And I think rivalries, especially if there's a contrast and style like Kerber and Serena, a contrast in personalities. I think it makes it for, you know a really interesting TV and drama. So on there I'm really happy that finally somebody has stepped up to challenge Serena Williams. And it is Angelique Kerber.

THOMAS: How interesting for to you talk about a difference in styles. You look at someone in the men's game like Nick Kyrgios who has certainly got a different style to the rest. I mean, you were famous for being pretty sporting on the court. How much do you think just keeping your cool helps you get results at the top level of the game?

EVERT: Well, for me because if you look at me I'm not the athlete that, you know Martina was or Steffi was. I didn't have the strength that they had. I didn't move as quickly as they did, you know. I'm not undermining my athletic ability, but I wasn't, you know I wasn't up at their level.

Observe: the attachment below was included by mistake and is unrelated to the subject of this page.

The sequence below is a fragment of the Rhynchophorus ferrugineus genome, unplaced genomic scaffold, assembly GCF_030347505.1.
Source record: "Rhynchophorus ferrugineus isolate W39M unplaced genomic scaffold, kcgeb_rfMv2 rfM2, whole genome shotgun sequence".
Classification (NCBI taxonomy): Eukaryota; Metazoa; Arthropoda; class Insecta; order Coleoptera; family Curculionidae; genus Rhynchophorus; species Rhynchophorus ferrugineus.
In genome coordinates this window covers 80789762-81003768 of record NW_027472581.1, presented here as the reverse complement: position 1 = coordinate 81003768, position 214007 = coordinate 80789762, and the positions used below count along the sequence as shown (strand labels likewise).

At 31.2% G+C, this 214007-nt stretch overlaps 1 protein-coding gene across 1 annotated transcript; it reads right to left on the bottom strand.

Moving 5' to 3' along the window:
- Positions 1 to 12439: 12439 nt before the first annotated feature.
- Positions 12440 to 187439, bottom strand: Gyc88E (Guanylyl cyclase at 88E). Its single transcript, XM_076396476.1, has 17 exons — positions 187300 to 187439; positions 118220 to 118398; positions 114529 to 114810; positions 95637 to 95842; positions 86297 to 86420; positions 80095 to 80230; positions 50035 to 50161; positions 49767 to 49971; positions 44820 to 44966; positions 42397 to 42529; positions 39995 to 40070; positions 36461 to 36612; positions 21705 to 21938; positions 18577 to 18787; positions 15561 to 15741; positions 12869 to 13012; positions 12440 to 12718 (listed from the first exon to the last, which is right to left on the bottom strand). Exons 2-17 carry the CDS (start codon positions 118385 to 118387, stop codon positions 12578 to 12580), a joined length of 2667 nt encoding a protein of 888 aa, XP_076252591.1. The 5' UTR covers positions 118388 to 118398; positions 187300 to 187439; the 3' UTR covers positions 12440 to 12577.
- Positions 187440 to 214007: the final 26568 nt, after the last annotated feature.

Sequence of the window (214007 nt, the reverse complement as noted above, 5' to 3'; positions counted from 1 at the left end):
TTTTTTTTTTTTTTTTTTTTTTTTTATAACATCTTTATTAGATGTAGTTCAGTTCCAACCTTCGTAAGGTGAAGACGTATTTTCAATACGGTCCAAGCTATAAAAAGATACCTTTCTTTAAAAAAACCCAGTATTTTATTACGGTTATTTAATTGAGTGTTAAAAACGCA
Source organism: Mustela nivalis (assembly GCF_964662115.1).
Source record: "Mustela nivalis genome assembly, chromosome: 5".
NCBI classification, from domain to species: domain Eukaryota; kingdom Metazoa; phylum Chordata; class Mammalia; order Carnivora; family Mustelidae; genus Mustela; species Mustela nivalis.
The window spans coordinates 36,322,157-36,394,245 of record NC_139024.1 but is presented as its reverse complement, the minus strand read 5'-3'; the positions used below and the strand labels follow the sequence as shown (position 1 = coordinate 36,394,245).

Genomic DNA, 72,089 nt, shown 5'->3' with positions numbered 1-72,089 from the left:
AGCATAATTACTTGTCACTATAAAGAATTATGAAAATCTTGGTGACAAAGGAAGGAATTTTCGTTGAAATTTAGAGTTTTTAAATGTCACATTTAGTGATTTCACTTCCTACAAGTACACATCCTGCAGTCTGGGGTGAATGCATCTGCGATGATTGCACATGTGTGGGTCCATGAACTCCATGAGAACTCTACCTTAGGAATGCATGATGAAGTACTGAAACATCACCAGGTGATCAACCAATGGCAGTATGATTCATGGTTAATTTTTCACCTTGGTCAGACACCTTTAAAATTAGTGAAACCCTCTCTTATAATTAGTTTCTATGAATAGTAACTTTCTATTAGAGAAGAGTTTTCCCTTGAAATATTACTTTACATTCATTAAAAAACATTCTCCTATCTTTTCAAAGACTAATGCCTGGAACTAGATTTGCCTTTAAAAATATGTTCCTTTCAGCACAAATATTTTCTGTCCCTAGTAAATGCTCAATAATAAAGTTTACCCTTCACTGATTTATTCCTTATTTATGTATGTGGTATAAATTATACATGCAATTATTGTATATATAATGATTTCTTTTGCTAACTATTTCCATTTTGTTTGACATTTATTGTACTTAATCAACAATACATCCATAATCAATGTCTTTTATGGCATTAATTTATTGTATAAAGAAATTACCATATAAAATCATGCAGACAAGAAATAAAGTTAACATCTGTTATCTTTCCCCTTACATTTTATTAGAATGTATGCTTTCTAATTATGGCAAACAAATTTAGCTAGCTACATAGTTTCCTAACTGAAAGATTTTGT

So I feel like I made up for it in the mental department. You know I stayed cool under pressure. I played every point like it was match point. And it worked for me, but not everybody can do that. Look at John McEnroe. He used to get upset all the time, but he would get upset and then he would get back to the next point and it would be forgotten. So, you know everybody sort has to go along their own personality.

THOMAS: Can you blame the pressure on young players today if they got it harder? Would you like to be starting out in the game today?

EVERT: I think the game is, you know, I think the game right now is bigger business. There's more money. There's more media. There's social media which, you know, you can't do anything in private anymore. Everybody knows everything about your life. I think that adds more pressure, you know. The players travel with entourages of, you know, trainers and coaches and agents. And we didn't have that in our day, you know. It was there was less pressure for sure. So and to answer your question, yeah, I think there is more pressure.


SNELL: The Legend Chris Evert, thank so much for joining us. Do stay with CNN.